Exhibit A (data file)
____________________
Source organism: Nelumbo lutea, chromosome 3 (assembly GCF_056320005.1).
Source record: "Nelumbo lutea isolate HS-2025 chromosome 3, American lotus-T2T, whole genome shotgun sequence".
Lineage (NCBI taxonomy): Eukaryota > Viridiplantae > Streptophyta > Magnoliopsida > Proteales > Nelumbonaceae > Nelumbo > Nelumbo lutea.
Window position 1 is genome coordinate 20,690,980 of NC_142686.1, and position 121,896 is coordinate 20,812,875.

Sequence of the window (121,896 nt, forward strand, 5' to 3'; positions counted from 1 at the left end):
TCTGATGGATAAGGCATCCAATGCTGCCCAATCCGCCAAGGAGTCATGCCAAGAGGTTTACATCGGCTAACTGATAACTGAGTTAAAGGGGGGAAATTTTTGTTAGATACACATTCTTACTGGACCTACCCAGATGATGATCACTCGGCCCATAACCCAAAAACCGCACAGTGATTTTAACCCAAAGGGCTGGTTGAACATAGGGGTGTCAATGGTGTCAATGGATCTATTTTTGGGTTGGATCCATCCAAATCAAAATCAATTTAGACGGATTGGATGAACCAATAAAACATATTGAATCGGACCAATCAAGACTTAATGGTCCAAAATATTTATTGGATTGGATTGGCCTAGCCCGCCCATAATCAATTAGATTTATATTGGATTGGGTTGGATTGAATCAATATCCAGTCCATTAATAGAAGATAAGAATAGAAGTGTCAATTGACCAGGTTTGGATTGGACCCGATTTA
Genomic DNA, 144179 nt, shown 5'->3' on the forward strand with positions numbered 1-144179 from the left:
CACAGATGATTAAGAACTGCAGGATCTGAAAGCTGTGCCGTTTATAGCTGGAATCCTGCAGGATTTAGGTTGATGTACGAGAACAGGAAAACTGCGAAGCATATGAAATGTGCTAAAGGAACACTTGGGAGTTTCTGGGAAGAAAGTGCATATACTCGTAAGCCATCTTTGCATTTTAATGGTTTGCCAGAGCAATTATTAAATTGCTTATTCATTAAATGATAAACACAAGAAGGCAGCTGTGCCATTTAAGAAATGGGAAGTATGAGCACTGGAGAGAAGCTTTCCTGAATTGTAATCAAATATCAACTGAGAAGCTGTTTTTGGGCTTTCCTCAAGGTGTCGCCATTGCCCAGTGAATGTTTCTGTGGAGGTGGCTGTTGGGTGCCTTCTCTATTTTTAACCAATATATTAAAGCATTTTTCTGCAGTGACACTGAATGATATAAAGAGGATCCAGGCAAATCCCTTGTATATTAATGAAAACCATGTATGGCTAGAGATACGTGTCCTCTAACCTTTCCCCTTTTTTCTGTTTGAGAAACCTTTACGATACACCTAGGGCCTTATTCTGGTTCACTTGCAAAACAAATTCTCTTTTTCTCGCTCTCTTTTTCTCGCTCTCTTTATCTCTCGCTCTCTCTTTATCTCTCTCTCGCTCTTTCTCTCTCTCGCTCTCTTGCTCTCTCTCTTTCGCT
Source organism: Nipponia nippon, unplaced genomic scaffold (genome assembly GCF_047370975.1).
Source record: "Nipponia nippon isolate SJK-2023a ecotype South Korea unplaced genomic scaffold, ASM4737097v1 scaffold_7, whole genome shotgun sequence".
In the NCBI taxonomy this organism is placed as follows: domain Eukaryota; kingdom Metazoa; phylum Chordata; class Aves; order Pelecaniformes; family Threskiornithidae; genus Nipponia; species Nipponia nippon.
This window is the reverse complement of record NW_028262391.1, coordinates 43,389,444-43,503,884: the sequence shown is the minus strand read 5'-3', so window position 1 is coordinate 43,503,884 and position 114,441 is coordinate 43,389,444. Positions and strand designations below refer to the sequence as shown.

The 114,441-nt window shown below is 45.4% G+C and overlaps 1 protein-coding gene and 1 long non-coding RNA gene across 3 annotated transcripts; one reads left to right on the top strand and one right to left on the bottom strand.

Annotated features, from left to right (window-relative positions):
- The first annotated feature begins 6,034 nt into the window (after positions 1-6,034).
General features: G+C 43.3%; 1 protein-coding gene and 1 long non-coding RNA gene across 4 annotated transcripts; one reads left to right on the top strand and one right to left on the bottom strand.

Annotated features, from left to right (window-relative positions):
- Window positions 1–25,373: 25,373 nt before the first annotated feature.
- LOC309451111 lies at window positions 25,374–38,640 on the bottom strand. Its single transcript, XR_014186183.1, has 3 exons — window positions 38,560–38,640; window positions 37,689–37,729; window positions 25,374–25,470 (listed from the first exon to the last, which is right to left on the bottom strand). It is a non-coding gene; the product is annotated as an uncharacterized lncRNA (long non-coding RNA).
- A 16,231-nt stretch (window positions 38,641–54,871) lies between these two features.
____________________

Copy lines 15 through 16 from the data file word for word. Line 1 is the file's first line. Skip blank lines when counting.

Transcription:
- The first annotated feature begins 6,034 nt into the window (after positions 1-6,034).
General features: G+C 43.3%; 1 protein-coding gene and 1 long non-coding RNA gene across 4 annotated transcripts; one reads left to right on the top strand and one right to left on the bottom strand.